Tom Barnes's Reviews > Elia Kazan: A Life

Elia Kazan by Elia Kazan
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's review
May 12, 10

it was amazing
Read in January, 2009



Elia Kazan had no desire to work for his father as a rug merchant. The magnet that drew Kazan in was show business, but in the early days of his career he showed little aptitude for any place in the theatre. He was quite good at painting sets and by simply hanging around was eventually given a few bit parts in several plays. He got little notice from the critics but Harold Clurman took him under his wing and Kazan grew some as an actor within the Group Theatre. Most of the group had socialist leanings and early on Kazan went along with the crowd. However within a year or so it became obvious that he was too much of an individual to follow any structured ideology and he let it be known that he would never become a part of the communist party.
During the 30’s there was very little money to be made by working with the Group Theatre. He finally found a way to augment his income, and that was doing radio plays and was pretty good at it.
Kazan’s wife Molly’s great grandfather was president of Yale University. Kazan slipped around the edges of conflict; Molly stood up right in the center of the storm. He learned to compromise when he was young in order to avoid confrontation. Molly’s principals permitted no deviation from her obligations of what was right.
In the late forties and early fifties the Stanislavsky method of acting was making its way from the Moscow Arts Theatre to New York. Lee Strasberg and Kazan opened the Actors Studio on West 44th Street in an old church building. At the time there were a number of adherents to the Stanislavsky Method teaching their brand of the method and each claiming to have tapped into the authentic Stanislavsky system while pointing out the others as imposters.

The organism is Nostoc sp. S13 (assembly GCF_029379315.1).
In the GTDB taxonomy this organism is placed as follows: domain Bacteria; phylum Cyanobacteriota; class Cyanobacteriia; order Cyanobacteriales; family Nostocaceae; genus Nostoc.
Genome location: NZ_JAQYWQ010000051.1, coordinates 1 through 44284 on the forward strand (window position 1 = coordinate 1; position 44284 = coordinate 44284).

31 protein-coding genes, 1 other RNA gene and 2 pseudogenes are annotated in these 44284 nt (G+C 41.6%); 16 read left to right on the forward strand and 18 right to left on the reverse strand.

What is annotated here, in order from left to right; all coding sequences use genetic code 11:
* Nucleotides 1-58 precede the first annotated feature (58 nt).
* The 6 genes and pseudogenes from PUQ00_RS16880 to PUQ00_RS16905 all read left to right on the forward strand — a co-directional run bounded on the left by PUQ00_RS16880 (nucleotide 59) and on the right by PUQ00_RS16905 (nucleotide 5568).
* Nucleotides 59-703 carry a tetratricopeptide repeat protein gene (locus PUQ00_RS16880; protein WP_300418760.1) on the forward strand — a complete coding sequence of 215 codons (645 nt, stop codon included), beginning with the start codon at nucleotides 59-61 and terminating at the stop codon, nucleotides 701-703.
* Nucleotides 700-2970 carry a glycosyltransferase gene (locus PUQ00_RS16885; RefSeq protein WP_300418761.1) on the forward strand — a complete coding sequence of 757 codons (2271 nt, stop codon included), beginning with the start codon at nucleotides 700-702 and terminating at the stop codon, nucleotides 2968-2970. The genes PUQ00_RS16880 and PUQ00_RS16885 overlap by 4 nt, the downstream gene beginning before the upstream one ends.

In time Lee Strasberg and the Stanislavsky method were one.
Kazan asked the question, what is the best performance you’ve ever seen? Was it Garbo in Camille, Judy Garland at the height of her career, Walter Houston in the Treasure of Sierra Madre or Lee J. Cobb in Death of a Salesman?
Those were all inspiring, but you may have someone else in mind.
During one summer in Hollywood Kazan turned his life around. He made the decision that he would never make it as an actor. His friend Clifford Odets wrote a screenplay for Lewis Milestone and it gave Kazan a chance to spend time with and learn from one of the great film directors the art of script writing as well as the basic mechanics of directing. The film they worked on was never made but Kazan got the guidance and the inspiration he needed to begin his career as a director.
Back in New York Kazan was hired to direct ‘The Skin of our Teeth’ and in spite of fighting over every line with Tallulah Bankhead from start to finish he managed to bring a successful play to Broadway.
He then followed that up by rescuing a play starring Helen Hayes called Harriet. Kazan brought the play back to life from the brink of disaster. Then he suddenly had two Broadway hits on his hands at the same time. A Tree Grows in Brooklyn came a bit later, and that also turned into a big hit.
Kazan paid his dues in Hollywood with a couple of lack luster films followed by Street Car Named Desire with Marlon Brando on Broadway and film. Then his big success came with On the Waterfront.
Kazan had more than a little conflict in his personal life, that of a wife and family and a mistress along with the HUAC Hearings in Washington.
Elia Kazan has written in the highs and lows of his life and career, and there are times you might find the book a bit tedious in detail – but if you’ll follow along to the end you will be richly rewarded for your effort.
Tom Barnes author of ‘Tungee's Gold: The Legend of Ebo Landing.’
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Comments (showing 1-3 of 3) (3 new)

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message 1: by Fran (new)

Fran Great review Tom If I ever get a chance to read something for pleasure I would love to read this one. Sounds great.

message 3: by Asdeghik (new)

Asdeghik Excelllent movie. Have seen it twice.

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